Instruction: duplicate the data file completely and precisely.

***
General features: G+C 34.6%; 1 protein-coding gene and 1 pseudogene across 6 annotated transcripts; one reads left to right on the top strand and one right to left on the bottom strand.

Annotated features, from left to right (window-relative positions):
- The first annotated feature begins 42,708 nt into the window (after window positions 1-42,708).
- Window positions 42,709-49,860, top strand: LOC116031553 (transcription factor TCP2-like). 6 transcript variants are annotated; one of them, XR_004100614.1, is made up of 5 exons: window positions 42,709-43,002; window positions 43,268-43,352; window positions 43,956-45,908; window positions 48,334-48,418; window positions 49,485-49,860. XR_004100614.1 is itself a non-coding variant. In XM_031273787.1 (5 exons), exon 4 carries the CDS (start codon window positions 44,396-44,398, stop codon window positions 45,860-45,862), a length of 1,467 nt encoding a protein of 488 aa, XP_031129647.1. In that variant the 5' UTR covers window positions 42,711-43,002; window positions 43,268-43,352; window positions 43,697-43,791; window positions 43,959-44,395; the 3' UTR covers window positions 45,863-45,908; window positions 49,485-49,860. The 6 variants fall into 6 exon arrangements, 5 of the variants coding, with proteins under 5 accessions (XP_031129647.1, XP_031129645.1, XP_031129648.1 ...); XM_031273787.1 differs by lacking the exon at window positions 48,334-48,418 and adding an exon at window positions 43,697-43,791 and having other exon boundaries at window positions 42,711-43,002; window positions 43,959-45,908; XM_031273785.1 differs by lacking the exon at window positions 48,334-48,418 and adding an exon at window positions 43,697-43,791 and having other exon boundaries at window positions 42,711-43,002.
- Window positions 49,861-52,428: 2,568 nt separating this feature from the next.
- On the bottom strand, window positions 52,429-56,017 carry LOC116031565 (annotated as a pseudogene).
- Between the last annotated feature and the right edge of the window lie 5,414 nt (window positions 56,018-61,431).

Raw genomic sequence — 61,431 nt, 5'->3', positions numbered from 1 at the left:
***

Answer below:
General features: G+C 34.6%; 1 protein-coding gene and 1 pseudogene across 6 annotated transcripts; one reads left to right on the top strand and one right to left on the bottom strand.

Annotated features, from left to right (window-relative positions):
- The first annotated feature begins 42,708 nt into the window (after window positions 1-42,708).
- Window positions 42,709-49,860, top strand: LOC116031553 (transcription factor TCP2-like). 6 transcript variants are annotated; one of them, XR_004100614.1, is made up of 5 exons: window positions 42,709-43,002; window positions 43,268-43,352; window positions 43,956-45,908; window positions 48,334-48,418; window positions 49,485-49,860. XR_004100614.1 is itself a non-coding variant. In XM_031273787.1 (5 exons), exon 4 carries the CDS (start codon window positions 44,396-44,398, stop codon window positions 45,860-45,862), a length of 1,467 nt encoding a protein of 488 aa, XP_031129647.1. In that variant the 5' UTR covers window positions 42,711-43,002; window positions 43,268-43,352; window positions 43,697-43,791; window positions 43,959-44,395; the 3' UTR covers window positions 45,863-45,908; window positions 49,485-49,860. The 6 variants fall into 6 exon arrangements, 5 of the variants coding, with proteins under 5 accessions (XP_031129647.1, XP_031129645.1, XP_031129648.1 ...); XM_031273787.1 differs by lacking the exon at window positions 48,334-48,418 and adding an exon at window positions 43,697-43,791 and having other exon boundaries at window positions 42,711-43,002; window positions 43,959-45,908; XM_031273785.1 differs by lacking the exon at window positions 48,334-48,418 and adding an exon at window positions 43,697-43,791 and having other exon boundaries at window positions 42,711-43,002.
- Window positions 49,861-52,428: 2,568 nt separating this feature from the next.
- On the bottom strand, window positions 52,429-56,017 carry LOC116031565 (annotated as a pseudogene).
- Between the last annotated feature and the right edge of the window lie 5,414 nt (window positions 56,018-61,431).

Raw genomic sequence — 61,431 nt, 5'->3', positions numbered from 1 at the left: